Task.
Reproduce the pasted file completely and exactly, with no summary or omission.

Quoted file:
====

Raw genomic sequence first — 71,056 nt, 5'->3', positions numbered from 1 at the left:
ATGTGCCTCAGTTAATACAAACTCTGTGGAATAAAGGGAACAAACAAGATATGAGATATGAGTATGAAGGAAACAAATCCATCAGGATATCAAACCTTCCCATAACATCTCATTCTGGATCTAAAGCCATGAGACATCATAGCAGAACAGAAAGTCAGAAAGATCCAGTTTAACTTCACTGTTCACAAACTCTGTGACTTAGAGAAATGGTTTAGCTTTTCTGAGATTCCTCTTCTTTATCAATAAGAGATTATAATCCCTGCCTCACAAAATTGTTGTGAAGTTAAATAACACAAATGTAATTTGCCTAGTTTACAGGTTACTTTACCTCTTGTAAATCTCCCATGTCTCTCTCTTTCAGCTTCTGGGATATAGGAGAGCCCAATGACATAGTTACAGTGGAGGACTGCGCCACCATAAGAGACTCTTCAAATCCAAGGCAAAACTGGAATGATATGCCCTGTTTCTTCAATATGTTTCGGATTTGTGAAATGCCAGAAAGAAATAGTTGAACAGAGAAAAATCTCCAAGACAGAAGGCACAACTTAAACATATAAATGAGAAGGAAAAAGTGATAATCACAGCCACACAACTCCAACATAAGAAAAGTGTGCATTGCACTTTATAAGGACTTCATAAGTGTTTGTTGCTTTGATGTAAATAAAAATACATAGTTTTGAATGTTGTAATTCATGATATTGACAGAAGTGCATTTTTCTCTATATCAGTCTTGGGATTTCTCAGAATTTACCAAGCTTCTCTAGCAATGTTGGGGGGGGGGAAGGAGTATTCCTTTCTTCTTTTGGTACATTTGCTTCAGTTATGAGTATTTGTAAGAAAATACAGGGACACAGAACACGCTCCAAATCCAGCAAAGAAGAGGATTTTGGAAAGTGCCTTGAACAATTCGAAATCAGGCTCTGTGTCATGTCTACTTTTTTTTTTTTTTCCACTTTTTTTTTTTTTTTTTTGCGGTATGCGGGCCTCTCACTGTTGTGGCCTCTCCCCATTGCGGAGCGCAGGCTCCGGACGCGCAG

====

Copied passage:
Raw genomic sequence first — 71,056 nt, 5'->3', positions numbered from 1 at the left:
ATGTGCCTCAGTTAATACAAACTCTGTGGAATAAAGGGAACAAACAAGATATGAGATATGAGTATGAAGGAAACAAATCCATCAGGATATCAAACCTTCCCATAACATCTCATTCTGGATCTAAAGCCATGAGACATCATAGCAGAACAGAAAGTCAGAAAGATCCAGTTTAACTTCACTGTTCACAAACTCTGTGACTTAGAGAAATGGTTTAGCTTTTCTGAGATTCCTCTTCTTTATCAATAAGAGATTATAATCCCTGCCTCACAAAATTGTTGTGAAGTTAAATAACACAAATGTAATTTGCCTAGTTTACAGGTTACTTTACCTCTTGTAAATCTCCCATGTCTCTCTCTTTCAGCTTCTGGGATATAGGAGAGCCCAATGACATAGTTACAGTGGAGGACTGCGCCACCATAAGAGACTCTTCAAATCCAAGGCAAAACTGGAATGATATGCCCTGTTTCTTCAATATGTTTCGGATTTGTGAAATGCCAGAAAGAAATAGTTGAACAGAGAAAAATCTCCAAGACAGAAGGCACAACTTAAACATATAAATGAGAAGGAAAAAGTGATAATCACAGCCACACAACTCCAACATAAGAAAAGTGTGCATTGCACTTTATAAGGACTTCATAAGTGTTTGTTGCTTTGATGTAAATAAAAATACATAGTTTTGAATGTTGTAATTCATGATATTGACAGAAGTGCATTTTTCTCTATATCAGTCTTGGGATTTCTCAGAATTTACCAAGCTTCTCTAGCAATGTTGGGGGGGGGGAAGGAGTATTCCTTTCTTCTTTTGGTACATTTGCTTCAGTTATGAGTATTTGTAAGAAAATACAGGGACACAGAACACGCTCCAAATCCAGCAAAGAAGAGGATTTTGGAAAGTGCCTTGAACAATTCGAAATCAGGCTCTGTGTCATGTCTACTTTTTTTTTTTTTTCCACTTTTTTTTTTTTTTTTTTGCGGTATGCGGGCCTCTCACTGTTGTGGCCTCTCCCCATTGCGGAGCGCAGGCTCCGGACGCGCAG